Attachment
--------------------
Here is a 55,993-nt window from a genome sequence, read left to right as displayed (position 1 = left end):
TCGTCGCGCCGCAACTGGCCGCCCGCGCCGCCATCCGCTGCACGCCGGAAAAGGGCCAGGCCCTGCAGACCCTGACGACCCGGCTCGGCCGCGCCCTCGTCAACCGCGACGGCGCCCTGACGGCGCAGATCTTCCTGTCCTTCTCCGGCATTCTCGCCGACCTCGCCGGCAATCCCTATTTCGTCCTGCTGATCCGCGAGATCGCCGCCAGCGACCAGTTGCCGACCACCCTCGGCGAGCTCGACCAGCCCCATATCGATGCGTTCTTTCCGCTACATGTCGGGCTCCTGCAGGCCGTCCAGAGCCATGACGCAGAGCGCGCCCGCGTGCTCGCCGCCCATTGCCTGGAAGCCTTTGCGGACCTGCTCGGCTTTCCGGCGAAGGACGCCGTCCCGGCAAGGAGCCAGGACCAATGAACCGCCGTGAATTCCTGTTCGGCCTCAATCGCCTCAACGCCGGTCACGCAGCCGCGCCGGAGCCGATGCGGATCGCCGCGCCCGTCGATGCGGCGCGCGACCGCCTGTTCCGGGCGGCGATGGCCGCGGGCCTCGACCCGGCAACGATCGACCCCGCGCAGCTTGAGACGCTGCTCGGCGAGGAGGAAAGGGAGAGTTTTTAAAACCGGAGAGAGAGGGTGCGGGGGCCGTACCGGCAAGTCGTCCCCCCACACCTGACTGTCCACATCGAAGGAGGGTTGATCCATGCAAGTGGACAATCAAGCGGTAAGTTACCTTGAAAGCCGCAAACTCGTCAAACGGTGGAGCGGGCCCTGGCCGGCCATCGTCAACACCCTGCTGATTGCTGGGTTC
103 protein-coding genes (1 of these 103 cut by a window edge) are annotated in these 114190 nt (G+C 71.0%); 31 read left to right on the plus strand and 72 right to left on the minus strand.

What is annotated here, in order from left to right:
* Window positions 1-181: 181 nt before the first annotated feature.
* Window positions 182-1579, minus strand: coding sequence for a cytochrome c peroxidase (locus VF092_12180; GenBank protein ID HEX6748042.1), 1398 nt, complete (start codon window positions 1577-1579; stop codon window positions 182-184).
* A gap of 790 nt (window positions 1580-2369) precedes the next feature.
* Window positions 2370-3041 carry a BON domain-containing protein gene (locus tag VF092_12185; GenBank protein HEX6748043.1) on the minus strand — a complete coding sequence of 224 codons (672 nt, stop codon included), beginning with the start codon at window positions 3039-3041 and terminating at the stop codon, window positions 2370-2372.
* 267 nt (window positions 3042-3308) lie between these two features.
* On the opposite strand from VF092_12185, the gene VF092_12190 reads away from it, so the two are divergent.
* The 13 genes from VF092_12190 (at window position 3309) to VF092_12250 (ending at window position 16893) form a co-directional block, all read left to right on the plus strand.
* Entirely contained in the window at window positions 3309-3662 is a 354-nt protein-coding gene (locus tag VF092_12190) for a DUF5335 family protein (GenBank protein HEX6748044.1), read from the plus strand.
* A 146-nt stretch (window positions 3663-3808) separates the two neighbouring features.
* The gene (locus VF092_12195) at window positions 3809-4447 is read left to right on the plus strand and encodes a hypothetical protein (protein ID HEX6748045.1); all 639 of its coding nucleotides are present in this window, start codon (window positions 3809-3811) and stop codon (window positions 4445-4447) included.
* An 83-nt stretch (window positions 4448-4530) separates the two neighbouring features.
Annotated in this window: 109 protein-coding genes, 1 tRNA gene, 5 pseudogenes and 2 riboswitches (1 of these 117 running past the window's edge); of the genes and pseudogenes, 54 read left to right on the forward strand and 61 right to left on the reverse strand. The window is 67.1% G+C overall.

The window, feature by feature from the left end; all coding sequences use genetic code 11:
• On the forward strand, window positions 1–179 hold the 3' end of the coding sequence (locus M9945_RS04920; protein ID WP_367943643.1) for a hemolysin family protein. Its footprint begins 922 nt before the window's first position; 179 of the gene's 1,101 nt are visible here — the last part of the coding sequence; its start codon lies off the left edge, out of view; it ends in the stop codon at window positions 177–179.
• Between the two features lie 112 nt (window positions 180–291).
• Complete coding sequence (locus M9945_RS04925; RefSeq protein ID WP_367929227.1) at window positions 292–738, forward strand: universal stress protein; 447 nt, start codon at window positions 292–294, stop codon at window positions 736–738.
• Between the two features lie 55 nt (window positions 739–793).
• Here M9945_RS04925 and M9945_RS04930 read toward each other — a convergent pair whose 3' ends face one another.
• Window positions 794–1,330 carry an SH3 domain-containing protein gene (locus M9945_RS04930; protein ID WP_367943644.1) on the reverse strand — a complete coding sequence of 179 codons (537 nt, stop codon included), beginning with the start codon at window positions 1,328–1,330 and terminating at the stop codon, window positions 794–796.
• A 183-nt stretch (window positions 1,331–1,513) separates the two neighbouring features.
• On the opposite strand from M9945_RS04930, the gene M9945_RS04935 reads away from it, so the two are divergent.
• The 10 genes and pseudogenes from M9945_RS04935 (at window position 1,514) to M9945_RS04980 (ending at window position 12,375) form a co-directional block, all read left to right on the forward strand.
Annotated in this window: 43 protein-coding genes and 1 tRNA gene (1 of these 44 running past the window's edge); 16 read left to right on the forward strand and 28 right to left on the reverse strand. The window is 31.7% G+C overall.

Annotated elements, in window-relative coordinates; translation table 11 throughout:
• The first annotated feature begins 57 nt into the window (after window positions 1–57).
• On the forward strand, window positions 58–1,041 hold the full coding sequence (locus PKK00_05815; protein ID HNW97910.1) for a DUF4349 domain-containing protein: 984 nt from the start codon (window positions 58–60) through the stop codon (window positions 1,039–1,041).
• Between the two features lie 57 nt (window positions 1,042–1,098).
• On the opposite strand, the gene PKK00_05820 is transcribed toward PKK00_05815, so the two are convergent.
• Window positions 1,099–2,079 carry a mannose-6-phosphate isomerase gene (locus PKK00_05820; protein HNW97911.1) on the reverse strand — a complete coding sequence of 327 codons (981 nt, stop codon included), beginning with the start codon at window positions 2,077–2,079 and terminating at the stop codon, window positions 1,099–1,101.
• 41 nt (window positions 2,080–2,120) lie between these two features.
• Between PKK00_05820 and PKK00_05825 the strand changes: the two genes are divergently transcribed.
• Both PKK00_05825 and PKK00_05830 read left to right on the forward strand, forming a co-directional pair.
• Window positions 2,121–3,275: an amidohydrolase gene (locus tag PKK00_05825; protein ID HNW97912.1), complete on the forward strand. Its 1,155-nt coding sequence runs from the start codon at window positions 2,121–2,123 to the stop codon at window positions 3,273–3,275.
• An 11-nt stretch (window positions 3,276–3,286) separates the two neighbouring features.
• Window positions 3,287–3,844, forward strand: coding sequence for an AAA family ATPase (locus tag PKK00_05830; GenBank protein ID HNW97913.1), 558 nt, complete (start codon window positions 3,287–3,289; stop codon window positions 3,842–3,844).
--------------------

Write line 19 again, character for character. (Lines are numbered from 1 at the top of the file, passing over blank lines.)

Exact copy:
• Between the two features lie 112 nt (window positions 180–291).